Editorial Feature

10 Iconic Locations from Frida Kahlo's Life

Visit the places that made an impact on the iconic artist's life and career

Frida Kahlo has achieved a legendary status in modern day artistic and feminist culture, and the locations that impacted her life were often just as vibrant and compelling as she was. Take a tour of some of the places the artist visited, from the joyful to the poignant.

1. La Casa Azul, Mexico City

La Casa Azul provided the book ends for Frida Kahlo’s life. As her family home, she was born here in 1907, and it's where she began developing her artistic talents when she was confined to her bed after a trolley accident that almost killed her. After marrying Diego Rivera, Kahlo moved from her childhood home to be with her husband, but was a frequent visitor to her beloved family. This is also where Russian revolutionary Leon Trotsky lived at the invitation of the artists, cementing the house’s reputation as a meeting point for intellectuals and creatives alike: other notable visitors included Dolores del Río, María Félex and Fritz Henle.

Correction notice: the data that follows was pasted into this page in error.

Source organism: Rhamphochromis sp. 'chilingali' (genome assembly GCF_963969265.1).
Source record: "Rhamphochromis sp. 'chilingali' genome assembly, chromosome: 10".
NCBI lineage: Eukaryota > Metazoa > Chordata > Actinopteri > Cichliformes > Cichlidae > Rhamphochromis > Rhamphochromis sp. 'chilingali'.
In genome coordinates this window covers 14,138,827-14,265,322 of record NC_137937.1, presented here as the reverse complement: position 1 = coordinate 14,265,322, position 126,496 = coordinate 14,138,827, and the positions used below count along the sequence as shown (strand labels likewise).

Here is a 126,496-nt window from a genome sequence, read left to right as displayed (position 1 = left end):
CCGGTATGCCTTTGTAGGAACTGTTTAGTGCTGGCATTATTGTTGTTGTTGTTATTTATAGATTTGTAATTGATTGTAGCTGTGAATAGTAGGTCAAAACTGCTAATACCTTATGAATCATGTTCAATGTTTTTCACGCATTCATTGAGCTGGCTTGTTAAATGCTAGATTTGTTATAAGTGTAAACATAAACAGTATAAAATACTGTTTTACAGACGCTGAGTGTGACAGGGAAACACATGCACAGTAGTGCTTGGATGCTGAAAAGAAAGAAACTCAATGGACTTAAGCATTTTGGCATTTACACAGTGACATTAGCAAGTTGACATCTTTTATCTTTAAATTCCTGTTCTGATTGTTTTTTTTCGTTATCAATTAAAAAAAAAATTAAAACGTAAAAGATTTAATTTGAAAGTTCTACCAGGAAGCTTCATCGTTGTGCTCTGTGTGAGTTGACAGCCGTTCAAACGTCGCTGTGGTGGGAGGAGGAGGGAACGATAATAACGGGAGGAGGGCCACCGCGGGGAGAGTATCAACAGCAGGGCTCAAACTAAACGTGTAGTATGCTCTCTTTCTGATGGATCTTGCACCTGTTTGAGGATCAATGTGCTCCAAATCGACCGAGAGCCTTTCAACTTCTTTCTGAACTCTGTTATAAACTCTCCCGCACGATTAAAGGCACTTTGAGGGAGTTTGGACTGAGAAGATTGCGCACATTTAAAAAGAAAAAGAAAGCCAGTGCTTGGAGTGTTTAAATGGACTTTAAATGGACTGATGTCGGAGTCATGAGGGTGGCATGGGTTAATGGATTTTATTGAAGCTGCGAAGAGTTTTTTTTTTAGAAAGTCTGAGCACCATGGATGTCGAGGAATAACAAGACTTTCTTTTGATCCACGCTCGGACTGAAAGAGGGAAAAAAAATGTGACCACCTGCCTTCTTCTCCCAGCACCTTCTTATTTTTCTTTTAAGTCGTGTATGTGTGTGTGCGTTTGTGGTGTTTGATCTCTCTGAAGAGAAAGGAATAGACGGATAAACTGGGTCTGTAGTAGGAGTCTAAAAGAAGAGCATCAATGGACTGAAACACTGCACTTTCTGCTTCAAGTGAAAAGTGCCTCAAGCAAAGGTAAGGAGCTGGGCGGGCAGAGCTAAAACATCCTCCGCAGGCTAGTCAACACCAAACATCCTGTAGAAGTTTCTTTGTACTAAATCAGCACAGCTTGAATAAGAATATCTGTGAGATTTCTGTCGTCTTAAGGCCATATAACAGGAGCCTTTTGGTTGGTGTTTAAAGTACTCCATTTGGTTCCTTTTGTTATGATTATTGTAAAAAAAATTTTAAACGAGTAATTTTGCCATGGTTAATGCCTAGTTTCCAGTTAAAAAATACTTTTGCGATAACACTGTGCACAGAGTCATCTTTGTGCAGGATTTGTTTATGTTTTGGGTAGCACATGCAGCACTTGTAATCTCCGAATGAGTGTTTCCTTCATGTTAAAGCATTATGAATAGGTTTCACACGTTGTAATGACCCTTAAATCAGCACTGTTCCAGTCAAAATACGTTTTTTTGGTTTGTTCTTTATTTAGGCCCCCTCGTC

Frida moved back into the cobalt walls of La Casa Azul after she temporarily separated from Diego, and lived here until her death 13 years later. After she died, Rivera placed her belongings in the bathroom of the house and requested that no one was to open it until 15 years after his own passing. The room wasn’t opened until 2004 and you can see the collection, here.

2. San Ildefonso College, Mexico City

In 1922, Frida attended the Escuela Nacional Preparatoria, then housed in the San Ildefonso college building, where she was one of only 35 female students. At the time, the Mexican government was sponsoring prominent muralists to create artworks on the walls of the school, centering on the country’s history and politics of the post-Revolution era. One of these muralists was Diego Rivera, and it was here that Frida met her future husband while he was painting Creation in the building’s Bolívar Auditorium.